Over the course of two days last week, Studio Spaces in London gathered more than 300 leaders in fashion, retail, beauty and technology for the first FashTech London Summit. The dynamic agenda, consisting of panel debates, keynote talks and a workshop, included topics authentic to the fashion industry. From luxury retail to e-commerce and new payment options, attendees heard from speakers at the forefront of change and the innovators leading the future of commerce. As official media partners, we bring you the key takeaways from the summit. Virtual & Augmented Reality – from catwalks to real shopping experiences Discussing some of the trends within fashion for 2016 and beyond, many speakers highlighted virtual reality as one to watch. While we’re still at very early stages when it comes to VR and the technology is mainly used to drum up a brand’s PR, there’s a real possibility for virtual reality to revolutionlise the retail space. Henry Stuart, chief executive at Visualise, suggested that retailers could use such technology to create better shopping experiences. What’s more, he spoke about the idea of using VR to shop for products in virtual outlets exclusively for our virtual worlds. However, before the above comes true we need to make the headsets look good and fit enough for people to wear them outside their homes. “You shouldn’t be embarrassed to wear VR headsets in public”, said Stuart. The same goes for AR (augmented reality) – “Because of the speedy rise and fall of Google Glass, augmented reality is famously unfashionable but it’s one of the technologies that will come back in a big way”. Look...
INTERLACED: HOW TECHNOLOGY IS CHANGING FASHION

INTERLACED: HOW TECHNOLOGY IS CHANGING FASHION

If smart garments, environmentally reactive dresses and digital skins sound like a far-fetched future of fashion to some, technology’s role for the changing face of the industry today is undeniable. From the rise (and rise) of fashion bloggers, to decoding data for better customer experiences and the democratization of the catwalks, we looked at the way technology has already impacted fashion. The panel, chaired by INTERLACED’s Kristina Dimitrova, included Villy Devlioti (Account Manager, CULT LDN), Anton Dvorakovsky (Founder & Editor, Style Division), and Ivailo Jordanov (Founder & Head of Product, Styloko). The panel kicked off discussing the role of style bloggers in the fashion world. While years ago fashion weeks were only accessible for the selected few media and industry buyers, now an influx of bloggers are taking the front row seats, opening the catwalks for their readers and even becoming brands in their own right. On the other hand, the fashion blogging field has become so saturated that some have declared it dying. “I remember when the first blogging wave started 10 years ago, with Style Rockie – the 11-year old, who suddenly opened all the doors around the globe to join highly exclusively fashion shows,” said Villy Devlioti, explaining that this whole digital wave has brought democratisation to the fashion world. She also referred to Burberry’s use of Periscope as an example of how brands are actively choosing to open their shows to the world. “It’s not only about keeping exclusivity but also broadcasting to your niche and opening up to new demographics. I think we’re going to see both fashion bloggers and brands diversify in terms...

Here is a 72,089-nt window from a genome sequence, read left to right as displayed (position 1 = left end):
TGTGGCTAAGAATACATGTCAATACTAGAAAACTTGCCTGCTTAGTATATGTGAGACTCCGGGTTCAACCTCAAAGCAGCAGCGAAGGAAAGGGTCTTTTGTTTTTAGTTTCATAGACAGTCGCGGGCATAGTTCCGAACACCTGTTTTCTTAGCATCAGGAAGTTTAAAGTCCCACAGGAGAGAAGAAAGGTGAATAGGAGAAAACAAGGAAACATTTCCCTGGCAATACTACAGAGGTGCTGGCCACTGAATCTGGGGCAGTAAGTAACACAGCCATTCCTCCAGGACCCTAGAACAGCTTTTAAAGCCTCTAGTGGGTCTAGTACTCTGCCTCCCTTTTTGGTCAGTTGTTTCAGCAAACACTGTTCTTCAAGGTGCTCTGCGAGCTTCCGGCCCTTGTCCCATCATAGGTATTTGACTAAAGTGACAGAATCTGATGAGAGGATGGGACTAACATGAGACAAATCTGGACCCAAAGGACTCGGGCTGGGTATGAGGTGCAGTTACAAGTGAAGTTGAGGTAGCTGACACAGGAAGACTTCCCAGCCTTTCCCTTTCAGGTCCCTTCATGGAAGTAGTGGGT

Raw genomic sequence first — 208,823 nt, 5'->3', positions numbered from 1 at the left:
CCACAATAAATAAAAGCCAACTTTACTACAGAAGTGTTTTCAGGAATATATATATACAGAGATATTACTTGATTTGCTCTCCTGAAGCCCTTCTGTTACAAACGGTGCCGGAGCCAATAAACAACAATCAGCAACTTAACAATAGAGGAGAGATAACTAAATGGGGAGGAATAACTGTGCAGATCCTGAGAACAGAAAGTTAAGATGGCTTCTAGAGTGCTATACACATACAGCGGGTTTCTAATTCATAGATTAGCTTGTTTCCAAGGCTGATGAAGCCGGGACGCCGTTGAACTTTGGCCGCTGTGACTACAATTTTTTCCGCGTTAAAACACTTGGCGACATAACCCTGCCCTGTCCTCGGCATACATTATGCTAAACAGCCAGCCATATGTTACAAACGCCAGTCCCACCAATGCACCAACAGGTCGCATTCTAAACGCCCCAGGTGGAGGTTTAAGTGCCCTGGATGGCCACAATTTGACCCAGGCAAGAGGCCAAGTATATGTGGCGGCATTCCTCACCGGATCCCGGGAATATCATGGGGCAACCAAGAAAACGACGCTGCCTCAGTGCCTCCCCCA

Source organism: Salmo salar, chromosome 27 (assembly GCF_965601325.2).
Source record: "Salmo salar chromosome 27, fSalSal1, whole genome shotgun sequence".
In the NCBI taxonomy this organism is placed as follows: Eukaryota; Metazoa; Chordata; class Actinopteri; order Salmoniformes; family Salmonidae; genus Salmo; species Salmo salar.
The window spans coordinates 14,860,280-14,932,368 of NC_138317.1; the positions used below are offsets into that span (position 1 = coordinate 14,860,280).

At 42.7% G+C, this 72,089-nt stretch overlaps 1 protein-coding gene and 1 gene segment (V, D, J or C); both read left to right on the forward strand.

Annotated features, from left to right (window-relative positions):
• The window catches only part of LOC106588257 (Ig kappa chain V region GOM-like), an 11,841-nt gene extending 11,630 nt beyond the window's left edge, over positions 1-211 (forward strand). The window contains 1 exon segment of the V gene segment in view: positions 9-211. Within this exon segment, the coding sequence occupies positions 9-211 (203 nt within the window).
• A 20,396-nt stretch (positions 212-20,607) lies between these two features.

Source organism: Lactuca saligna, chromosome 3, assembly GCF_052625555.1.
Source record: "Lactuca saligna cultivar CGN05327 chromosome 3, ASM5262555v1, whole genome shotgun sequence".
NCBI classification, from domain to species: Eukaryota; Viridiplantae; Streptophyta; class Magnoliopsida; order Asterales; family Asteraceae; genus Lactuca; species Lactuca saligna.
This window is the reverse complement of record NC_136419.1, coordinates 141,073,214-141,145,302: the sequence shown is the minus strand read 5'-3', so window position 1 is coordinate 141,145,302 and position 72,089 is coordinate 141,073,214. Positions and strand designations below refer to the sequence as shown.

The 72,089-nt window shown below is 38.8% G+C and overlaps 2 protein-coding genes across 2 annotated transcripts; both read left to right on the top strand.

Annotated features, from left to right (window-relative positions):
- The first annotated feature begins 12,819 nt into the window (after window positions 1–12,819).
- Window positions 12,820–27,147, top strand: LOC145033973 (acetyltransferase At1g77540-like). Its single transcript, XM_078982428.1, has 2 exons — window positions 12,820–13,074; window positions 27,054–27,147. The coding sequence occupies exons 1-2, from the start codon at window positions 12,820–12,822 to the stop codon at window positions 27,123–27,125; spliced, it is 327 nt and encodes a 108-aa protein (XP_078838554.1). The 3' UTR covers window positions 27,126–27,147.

INTERLACED: RETAIL CHANNELS FOR FASHIONTECH

INTERLACED: RETAIL CHANNELS FOR FASHIONTECH

Price and distribution are one of the main challenges for mass adoption and awareness of the notion of fashiontech. It’s difficult for the average consumer to find these types of products online unless they’re specifically searching for them and if they’re sold in brick and mortar stores, the price increases significantly. At INTERLACED 2015, we discussed how to get the balance between online and offline right, successful retail channels and winning strategies to attract consumer interest. The panel, chaired by INTERLACED’s Kristina Dimitrova, included Sabrina Faramarzi (Trend Researcher, Portland Design), Saverio Romeo (Principal Analyst, Beecham Research), Jennytha Raj (Founder & CEO, Teqtique) and Miranda Davis (Creative Producer, MIMIRA) The session started by discussing if, as outlined by a report from Vista Retail Support, wearable tech will become an integral part of retail in the next 2-5 years. This doesn’t refer to people expecting to see wearables sold in stores but to use them to navigate around retail spaces. “We can use this technology to engage with customers and facilitate better experiences,” said Saverio Romeo, giving as example Virgin Atlantic’s use of Google Glass to deliver the industry’s most high tech and personalised customer service yet. Certainly, such technological evolution has an effect on consumption. “While consumers are more informed now than ever before this also applies for the retailers, which can give them much more refined understanding of the consumption behavior of the individual,” said Romeo. “This can in turn guide anything, from store design, marketing, and promotion strategies.” While consumers are more informed now than ever before this also applies for the retailers, which can give them much...